References – Beyond the Basics

Posted by Jadey Ryndak on April 10, 2009

The old adage holds true – finding a job is like having a full-time job.

Many job seekers do very well at the basics: developing resumes, networking, writing wonderful cover letters and sending interview thank you notes. But one area often overlooked – References.

References can be a key factor in the job search process in three ways:

Starting Point: Potential references are an important networking starting point. These are individuals know your work and believe in your ability. They work in your industry. They can often be the very best lead for opportunities and intros. Also getting them involved in the process early makes them feel a part of the effort and vested in the outcome.

Supporting Evidence: References provide hiring managers the information they need to make the decision on your candidacy. A well prepped reference can advocate for you and set you apart from other candidates. This process can also set the stage for how your manager can best to manage you and what types of projects may be ideal for you.

Intelligence: Your references can provide important insights for the final phases of the interview process. Based on the questions asked, you can gain an understanding of any areas of concern or deficits you may need to address. You can also begin to sense the company’s interest level and what items you may wish to highlight. The reference taker may even tip their hand on how many other candidates are under consideration and timelines.

The following article in the Wall street Journal – Bulletproofing your References in the Hunt for a New Job is a valuable read. 

Checklist:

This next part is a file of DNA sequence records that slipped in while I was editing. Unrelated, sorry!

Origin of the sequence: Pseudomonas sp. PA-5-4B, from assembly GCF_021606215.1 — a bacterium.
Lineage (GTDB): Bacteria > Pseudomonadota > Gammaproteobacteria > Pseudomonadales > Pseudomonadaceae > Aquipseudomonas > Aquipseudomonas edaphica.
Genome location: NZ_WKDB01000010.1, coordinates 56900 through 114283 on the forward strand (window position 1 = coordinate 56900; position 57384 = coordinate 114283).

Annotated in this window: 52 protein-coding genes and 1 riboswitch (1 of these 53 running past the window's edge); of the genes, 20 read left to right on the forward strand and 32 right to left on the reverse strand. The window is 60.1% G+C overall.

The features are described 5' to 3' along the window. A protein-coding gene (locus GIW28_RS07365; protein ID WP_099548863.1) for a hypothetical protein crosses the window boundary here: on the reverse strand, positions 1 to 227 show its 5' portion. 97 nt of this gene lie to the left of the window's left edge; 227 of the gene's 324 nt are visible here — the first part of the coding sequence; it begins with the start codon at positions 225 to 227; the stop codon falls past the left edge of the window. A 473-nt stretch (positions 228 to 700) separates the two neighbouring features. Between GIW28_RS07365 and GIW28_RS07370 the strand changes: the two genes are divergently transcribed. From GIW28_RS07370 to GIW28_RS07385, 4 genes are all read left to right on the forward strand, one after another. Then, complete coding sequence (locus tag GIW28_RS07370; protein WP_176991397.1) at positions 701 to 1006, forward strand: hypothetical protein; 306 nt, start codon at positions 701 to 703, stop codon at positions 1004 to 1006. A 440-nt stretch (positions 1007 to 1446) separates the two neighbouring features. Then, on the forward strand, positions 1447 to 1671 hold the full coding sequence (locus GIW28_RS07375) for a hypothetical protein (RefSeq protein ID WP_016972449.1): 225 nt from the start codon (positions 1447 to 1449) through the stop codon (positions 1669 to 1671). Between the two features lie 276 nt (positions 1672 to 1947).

• Prepare your list with a host of potential references.
  • Contact each and let them know the details of your job search – what you are targeting in terms of position, industry, culture, role, responsibility etc.
  • Confirm that they could provide a positive reference and that you will prep them in advance regarding each role.
  • Inquire about opportunities or suggestions.
  • Continue to network with them and keep the apprised of your job search results so they remain involved in the process.
  • In advance of having a company call them for a reference, prep them:
    • The role
    • The company
    • What elements you are trying to highlight
    • How excited and interested you are in the role and why you think you are a good fit
    • The culture of the organization and communication style of the interviewer
    • Provide a copy of your resume
    • Review any accomplishments that are relevant so the reference has them top of mind
  • Follow up with the reference after the call.
  • Review the questions asked.
  • Look for both positive and negative directions the interviewer took during the call.
  • Ask what the reference stressed and how the interview reacted to the information.
  • Find out any next steps discussed or details of where the company is in the process.
  • Find out if there were any “buy signals”.
  • Did it sound as though the job is yours.
  • Follow up with a thank you (card, email, call, flowers, lunch).
  • Keep your references posted on the outcome of the job even if you do not get the position.
  • If you receive the offer but decline the position – alert the references and explain your reasons.
  • Once you land your new position, communicate the good news to everyone on your reference list and thank them for the role they played.
  • Continue to stay in touch with your references throughout your career.  You may need them again in the future. And they may need your help as well.

Pay it forward as often as you can.

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